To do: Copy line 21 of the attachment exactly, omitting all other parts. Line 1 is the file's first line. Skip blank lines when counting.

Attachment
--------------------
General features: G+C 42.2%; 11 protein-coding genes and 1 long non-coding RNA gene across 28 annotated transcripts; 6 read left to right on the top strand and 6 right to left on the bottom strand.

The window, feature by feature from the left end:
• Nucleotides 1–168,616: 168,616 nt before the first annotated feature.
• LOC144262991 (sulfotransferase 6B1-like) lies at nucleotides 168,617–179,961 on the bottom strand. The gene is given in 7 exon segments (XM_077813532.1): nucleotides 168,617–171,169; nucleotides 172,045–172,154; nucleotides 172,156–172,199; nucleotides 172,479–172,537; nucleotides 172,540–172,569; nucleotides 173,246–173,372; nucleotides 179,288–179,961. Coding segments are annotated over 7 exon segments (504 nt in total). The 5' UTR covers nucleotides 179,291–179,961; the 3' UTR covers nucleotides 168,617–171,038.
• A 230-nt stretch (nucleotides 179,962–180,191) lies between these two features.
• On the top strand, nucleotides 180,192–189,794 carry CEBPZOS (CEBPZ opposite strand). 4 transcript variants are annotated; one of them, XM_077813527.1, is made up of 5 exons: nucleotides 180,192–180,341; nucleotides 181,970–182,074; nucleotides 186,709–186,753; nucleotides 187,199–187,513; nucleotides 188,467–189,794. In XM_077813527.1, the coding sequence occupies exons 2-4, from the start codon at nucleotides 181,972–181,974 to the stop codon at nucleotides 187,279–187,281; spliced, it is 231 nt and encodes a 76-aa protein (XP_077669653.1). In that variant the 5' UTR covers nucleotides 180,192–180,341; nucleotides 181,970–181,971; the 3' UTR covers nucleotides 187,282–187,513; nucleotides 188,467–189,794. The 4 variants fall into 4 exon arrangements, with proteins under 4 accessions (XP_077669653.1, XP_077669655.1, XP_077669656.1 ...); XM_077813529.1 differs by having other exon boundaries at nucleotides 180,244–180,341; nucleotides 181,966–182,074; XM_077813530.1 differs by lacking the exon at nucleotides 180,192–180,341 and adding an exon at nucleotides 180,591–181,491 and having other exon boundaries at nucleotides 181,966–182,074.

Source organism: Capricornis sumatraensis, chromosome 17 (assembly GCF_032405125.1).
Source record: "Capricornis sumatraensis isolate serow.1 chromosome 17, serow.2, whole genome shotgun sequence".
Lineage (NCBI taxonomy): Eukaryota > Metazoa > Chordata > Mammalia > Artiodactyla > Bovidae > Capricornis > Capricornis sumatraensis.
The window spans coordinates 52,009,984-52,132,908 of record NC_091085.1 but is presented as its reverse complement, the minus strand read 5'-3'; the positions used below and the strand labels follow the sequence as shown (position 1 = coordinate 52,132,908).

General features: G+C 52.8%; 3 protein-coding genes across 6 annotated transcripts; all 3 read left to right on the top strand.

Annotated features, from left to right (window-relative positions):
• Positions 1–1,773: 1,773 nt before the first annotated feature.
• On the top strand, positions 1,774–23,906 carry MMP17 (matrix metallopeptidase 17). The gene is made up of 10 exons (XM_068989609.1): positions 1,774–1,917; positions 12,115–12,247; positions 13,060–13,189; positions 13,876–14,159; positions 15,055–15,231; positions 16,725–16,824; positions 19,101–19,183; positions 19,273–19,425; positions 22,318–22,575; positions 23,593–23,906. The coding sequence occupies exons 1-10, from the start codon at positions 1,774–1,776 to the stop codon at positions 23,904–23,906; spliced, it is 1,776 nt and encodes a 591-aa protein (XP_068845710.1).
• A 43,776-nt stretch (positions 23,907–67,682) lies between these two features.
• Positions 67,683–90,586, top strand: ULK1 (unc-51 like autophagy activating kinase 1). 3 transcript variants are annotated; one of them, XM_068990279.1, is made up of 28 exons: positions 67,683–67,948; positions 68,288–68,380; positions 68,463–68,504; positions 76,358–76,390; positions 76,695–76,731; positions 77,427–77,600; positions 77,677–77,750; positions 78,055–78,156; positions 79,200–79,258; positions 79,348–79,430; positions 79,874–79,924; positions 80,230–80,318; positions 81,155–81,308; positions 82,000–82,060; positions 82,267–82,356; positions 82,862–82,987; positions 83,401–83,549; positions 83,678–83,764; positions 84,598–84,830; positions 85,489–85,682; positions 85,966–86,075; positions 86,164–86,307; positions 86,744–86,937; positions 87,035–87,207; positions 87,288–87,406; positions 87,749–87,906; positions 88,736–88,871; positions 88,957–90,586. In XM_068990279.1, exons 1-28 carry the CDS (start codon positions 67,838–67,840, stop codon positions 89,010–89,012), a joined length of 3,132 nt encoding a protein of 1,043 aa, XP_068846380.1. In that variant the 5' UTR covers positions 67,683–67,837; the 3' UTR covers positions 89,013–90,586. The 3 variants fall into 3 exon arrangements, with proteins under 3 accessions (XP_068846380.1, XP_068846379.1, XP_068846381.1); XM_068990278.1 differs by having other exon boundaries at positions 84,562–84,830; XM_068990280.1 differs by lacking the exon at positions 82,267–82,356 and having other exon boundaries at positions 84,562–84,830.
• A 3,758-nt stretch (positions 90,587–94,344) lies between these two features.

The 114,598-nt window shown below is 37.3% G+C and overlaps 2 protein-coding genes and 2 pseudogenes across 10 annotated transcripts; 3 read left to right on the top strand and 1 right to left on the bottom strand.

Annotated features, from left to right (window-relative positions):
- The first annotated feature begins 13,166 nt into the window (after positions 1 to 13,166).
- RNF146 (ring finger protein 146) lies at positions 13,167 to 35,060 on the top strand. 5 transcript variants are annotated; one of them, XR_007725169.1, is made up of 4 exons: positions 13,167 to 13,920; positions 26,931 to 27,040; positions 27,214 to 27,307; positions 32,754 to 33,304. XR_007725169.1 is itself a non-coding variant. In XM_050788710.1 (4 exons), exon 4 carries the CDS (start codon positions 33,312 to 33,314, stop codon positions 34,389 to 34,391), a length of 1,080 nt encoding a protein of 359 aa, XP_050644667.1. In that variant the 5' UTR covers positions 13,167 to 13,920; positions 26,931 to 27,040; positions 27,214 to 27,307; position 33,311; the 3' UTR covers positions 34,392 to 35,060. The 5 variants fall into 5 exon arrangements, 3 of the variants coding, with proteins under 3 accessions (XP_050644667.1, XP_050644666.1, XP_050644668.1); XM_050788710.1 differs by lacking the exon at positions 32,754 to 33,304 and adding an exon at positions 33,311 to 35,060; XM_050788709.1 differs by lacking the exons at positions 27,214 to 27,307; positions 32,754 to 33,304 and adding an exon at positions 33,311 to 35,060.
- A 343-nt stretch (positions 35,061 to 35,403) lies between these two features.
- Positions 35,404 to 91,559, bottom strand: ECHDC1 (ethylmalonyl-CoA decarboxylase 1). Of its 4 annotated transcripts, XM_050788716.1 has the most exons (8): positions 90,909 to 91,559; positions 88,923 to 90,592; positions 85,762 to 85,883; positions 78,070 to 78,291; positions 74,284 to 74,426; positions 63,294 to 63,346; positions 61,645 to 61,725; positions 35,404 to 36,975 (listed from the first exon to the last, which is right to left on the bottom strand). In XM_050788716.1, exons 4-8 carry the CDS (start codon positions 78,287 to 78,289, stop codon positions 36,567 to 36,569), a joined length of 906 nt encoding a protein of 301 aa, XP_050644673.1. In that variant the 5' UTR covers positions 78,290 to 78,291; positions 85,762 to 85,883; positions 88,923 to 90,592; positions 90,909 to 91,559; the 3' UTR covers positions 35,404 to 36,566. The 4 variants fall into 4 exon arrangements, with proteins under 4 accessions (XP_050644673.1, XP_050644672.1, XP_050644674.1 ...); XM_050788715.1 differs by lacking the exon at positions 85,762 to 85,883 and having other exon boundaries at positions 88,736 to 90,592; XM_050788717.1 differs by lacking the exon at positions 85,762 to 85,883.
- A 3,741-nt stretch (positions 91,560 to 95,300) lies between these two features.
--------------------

- RNF146 (ring finger protein 146) lies at positions 13,167 to 35,060 on the top strand. 5 transcript variants are annotated; one of them, XR_007725169.1, is made up of 4 exons: positions 13,167 to 13,920; positions 26,931 to 27,040; positions 27,214 to 27,307; positions 32,754 to 33,304. XR_007725169.1 is itself a non-coding variant. In XM_050788710.1 (4 exons), exon 4 carries the CDS (start codon positions 33,312 to 33,314, stop codon positions 34,389 to 34,391), a length of 1,080 nt encoding a protein of 359 aa, XP_050644667.1. In that variant the 5' UTR covers positions 13,167 to 13,920; positions 26,931 to 27,040; positions 27,214 to 27,307; position 33,311; the 3' UTR covers positions 34,392 to 35,060. The 5 variants fall into 5 exon arrangements, 3 of the variants coding, with proteins under 3 accessions (XP_050644667.1, XP_050644666.1, XP_050644668.1); XM_050788710.1 differs by lacking the exon at positions 32,754 to 33,304 and adding an exon at positions 33,311 to 35,060; XM_050788709.1 differs by lacking the exons at positions 27,214 to 27,307; positions 32,754 to 33,304 and adding an exon at positions 33,311 to 35,060.